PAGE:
Tuesday, September 16, 2008

The Wait is Almost Over!

I still have a hard copy of this issue of the Spec

The "two-deeps" or game notes for the Fordham game will probably be released tomorrow or Thursday. Until then, speculating about the starting lineups is probably a waste of time.

Come to think of it, you really need to come to the game or at least listen and/or watch our broadcast of the game to know who's starting, because things tend to change quickly and the two-deep is just not a legal document if you know what I mean.

But the questions about who is starting and what kind of schemes Columbia will use, etc. are some of the big reasons why you have to be very excited about this season. It's not just because everyone starts out 0-0, that's always fun, but beacuse of graduation the Lions are by default going to be a "new look" team this year.

Oh, and we have a 308 day offseason by the time we finally kick off this Saturday.

Game of the Day (Day 4)

October 8, 1988

Columbia 16 Princeton 13

I've written about the amazing game that finally ended the historic Columbia losing streak many times. But this time I will add some personal memories in italics at key parts of the pretty well-written NY Times story.

Columbia Wins! That's Right, Wins!
9 October 1988
The New York Times

The end came for Columbia yesterday. The 44-game losing streak and the five years of no-win situations became history in the wake of a 16-13 triumph over Princeton that spread championship-like joy throughout Lawrence A. Wien Stadium at Baker Field.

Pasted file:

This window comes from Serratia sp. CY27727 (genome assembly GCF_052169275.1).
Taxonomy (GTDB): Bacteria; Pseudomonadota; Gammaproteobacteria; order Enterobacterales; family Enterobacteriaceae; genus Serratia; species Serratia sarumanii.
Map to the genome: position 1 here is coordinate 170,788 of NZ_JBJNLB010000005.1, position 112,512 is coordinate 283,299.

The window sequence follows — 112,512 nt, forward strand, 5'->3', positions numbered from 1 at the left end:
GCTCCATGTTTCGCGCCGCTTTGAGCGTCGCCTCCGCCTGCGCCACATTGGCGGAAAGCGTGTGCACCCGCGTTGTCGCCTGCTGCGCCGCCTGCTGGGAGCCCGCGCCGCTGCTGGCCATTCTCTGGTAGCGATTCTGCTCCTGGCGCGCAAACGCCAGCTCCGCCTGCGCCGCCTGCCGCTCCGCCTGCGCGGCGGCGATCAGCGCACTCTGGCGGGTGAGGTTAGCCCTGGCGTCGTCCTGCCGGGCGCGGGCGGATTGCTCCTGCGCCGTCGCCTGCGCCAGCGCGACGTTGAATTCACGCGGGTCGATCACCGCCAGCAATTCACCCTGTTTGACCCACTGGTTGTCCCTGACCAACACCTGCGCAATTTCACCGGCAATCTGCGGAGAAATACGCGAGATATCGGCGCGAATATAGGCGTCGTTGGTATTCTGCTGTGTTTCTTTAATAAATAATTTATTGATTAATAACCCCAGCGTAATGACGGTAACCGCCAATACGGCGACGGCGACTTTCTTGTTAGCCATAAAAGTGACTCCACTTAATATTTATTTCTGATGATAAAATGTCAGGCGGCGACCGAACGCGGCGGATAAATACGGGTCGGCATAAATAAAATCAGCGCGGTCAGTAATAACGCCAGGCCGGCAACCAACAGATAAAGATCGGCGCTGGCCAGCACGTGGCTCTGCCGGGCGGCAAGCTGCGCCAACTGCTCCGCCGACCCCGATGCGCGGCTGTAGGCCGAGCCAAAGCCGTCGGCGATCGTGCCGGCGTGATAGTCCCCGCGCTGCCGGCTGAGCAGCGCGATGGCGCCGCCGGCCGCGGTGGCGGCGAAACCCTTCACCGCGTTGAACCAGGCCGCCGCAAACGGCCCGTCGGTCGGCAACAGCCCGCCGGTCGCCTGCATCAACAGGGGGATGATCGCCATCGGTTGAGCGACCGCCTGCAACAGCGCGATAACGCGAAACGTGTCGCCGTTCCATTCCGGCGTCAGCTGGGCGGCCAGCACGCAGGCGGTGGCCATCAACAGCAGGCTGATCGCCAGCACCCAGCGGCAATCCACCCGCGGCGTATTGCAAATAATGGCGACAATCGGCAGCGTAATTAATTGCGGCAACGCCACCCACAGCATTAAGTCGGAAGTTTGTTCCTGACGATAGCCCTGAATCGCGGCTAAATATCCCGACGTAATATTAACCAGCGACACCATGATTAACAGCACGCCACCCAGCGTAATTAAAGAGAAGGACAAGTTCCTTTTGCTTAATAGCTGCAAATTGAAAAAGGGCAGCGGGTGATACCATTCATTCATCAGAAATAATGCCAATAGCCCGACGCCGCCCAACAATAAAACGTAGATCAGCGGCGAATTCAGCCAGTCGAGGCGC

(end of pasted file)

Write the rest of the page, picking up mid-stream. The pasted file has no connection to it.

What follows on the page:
Solomon Johnson's 2-yard touchdown run with 5 minutes 13 seconds left provided the margin of victory for the Lions, whose last previous victory came in the fifth game of the 1983 season, the now-legendary 21-18 triumph over Yale.

Of course when "Solo" scored that TD, the stands erupted. BUT NO ONE thought the game was over by a long shot. And as it turned out there was a lot of drama packed into those 5 minutes plus.

After that game, the Lions tied Bucknell, lost to Holy Cross and tied Dartmouth. Then, in the next-to-last game of the 1983 season, starting with a 31-6 loss to Cornell, the defeats began to build. And build. And build. No major-college team ever lost more consecutive games.

6 years later, Prarie View posted its 45th straight loss to break the Columbia record. Oddly, that happened on the same day in 1994 that Columbia beat Cornell to secure its first winning season since 1971.

To celebrate the end of the 44-game losing streak, several hundred students and Columbia supporters ran onto the field the moment the final whistle sounded, brought down the goal posts and carried them around the stadium.

It took a bit of an extra effort to get those goal posts down, but they did fall and no one was injured! They eventually made their way back down to campus... and I'm still not exactly sure how.